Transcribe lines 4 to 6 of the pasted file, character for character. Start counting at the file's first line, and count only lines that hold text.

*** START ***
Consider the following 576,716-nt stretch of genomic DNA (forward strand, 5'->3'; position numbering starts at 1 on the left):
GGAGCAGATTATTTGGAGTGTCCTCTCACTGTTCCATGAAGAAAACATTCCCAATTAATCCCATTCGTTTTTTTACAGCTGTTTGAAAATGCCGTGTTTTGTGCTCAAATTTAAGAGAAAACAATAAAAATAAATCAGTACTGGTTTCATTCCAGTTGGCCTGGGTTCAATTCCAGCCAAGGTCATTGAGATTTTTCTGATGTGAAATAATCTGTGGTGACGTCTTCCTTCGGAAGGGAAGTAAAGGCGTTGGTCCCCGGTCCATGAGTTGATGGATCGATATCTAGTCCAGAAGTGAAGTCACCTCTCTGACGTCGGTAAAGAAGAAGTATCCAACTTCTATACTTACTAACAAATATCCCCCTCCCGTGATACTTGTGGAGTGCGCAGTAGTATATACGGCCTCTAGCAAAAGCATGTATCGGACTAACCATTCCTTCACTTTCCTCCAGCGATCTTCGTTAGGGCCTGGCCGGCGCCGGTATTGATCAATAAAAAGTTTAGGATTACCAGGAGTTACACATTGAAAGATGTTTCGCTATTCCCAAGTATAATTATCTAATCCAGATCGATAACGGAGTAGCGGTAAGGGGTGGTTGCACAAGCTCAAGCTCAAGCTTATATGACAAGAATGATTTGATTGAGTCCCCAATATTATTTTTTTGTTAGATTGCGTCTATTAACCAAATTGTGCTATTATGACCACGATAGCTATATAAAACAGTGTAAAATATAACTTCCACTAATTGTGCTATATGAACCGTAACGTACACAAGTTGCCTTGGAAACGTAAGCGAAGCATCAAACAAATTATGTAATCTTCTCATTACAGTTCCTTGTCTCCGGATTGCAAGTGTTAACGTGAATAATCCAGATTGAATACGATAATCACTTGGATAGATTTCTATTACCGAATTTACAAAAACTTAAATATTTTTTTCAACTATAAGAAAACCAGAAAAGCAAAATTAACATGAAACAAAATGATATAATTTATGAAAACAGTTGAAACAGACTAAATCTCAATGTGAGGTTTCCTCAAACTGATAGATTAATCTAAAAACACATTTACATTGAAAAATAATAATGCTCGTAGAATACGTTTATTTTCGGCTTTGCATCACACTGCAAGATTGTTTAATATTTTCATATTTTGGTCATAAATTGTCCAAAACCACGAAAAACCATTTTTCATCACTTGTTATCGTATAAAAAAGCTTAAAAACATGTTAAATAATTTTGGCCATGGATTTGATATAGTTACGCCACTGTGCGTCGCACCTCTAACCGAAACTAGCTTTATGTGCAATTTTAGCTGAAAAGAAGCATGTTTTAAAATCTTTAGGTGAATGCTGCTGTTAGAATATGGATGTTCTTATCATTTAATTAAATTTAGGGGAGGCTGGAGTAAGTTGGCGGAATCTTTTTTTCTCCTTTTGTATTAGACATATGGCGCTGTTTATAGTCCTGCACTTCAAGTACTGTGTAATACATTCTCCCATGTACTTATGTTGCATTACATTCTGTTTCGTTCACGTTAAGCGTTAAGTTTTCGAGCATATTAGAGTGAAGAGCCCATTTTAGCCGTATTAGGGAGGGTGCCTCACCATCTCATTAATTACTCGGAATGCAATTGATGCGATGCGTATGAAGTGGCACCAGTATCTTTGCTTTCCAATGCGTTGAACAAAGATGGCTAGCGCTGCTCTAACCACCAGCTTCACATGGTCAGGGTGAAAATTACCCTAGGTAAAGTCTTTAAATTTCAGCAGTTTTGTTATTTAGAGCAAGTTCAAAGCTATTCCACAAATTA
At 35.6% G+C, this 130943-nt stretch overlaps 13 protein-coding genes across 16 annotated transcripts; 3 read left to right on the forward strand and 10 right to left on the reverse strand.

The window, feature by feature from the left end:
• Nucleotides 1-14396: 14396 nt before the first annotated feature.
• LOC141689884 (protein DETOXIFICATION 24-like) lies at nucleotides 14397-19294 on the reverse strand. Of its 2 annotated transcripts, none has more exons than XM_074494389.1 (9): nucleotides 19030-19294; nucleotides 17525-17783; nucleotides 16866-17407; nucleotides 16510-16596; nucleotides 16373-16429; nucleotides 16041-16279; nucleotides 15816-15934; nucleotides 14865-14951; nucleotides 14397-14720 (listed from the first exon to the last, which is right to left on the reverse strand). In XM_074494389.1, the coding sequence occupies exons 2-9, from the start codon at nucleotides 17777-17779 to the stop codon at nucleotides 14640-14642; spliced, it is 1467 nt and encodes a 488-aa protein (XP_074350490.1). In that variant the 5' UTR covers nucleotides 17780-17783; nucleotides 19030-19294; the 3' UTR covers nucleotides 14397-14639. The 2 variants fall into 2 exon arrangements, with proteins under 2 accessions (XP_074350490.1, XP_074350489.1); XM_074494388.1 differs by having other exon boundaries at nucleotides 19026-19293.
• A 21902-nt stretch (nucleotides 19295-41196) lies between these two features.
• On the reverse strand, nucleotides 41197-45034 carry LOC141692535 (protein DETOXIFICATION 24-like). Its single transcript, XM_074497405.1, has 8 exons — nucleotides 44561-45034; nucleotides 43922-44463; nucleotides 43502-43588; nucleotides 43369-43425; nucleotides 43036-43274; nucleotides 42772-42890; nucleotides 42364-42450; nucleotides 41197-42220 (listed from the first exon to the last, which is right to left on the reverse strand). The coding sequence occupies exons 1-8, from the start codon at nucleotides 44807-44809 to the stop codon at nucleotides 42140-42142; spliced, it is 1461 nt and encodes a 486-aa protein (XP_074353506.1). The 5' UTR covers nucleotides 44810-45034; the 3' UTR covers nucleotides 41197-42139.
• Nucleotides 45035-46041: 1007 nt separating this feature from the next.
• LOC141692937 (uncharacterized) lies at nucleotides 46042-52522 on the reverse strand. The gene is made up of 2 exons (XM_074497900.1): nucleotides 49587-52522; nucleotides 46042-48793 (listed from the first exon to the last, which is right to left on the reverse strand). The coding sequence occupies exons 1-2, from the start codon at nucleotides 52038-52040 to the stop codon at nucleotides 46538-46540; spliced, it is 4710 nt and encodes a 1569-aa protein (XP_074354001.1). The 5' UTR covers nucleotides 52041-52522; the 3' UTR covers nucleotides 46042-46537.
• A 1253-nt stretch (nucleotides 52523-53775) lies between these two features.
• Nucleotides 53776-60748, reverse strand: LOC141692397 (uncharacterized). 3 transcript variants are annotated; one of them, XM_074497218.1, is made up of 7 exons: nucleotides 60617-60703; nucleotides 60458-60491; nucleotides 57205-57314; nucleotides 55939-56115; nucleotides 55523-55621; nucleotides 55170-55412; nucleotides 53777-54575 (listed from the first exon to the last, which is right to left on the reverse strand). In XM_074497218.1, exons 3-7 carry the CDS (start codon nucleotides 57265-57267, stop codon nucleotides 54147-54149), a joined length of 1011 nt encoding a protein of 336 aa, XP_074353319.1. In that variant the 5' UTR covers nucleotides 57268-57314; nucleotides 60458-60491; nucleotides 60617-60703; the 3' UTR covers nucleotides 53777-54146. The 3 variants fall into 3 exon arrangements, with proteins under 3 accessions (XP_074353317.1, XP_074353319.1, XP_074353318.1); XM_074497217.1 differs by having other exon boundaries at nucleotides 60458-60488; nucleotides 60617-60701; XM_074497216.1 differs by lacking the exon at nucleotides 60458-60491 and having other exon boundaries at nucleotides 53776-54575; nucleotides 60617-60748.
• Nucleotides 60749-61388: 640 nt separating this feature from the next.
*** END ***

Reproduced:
The window, feature by feature from the left end:
• Nucleotides 1-14396: 14396 nt before the first annotated feature.
• LOC141689884 (protein DETOXIFICATION 24-like) lies at nucleotides 14397-19294 on the reverse strand. Of its 2 annotated transcripts, none has more exons than XM_074494389.1 (9): nucleotides 19030-19294; nucleotides 17525-17783; nucleotides 16866-17407; nucleotides 16510-16596; nucleotides 16373-16429; nucleotides 16041-16279; nucleotides 15816-15934; nucleotides 14865-14951; nucleotides 14397-14720 (listed from the first exon to the last, which is right to left on the reverse strand). In XM_074494389.1, the coding sequence occupies exons 2-9, from the start codon at nucleotides 17777-17779 to the stop codon at nucleotides 14640-14642; spliced, it is 1467 nt and encodes a 488-aa protein (XP_074350490.1). In that variant the 5' UTR covers nucleotides 17780-17783; nucleotides 19030-19294; the 3' UTR covers nucleotides 14397-14639. The 2 variants fall into 2 exon arrangements, with proteins under 2 accessions (XP_074350490.1, XP_074350489.1); XM_074494388.1 differs by having other exon boundaries at nucleotides 19026-19293.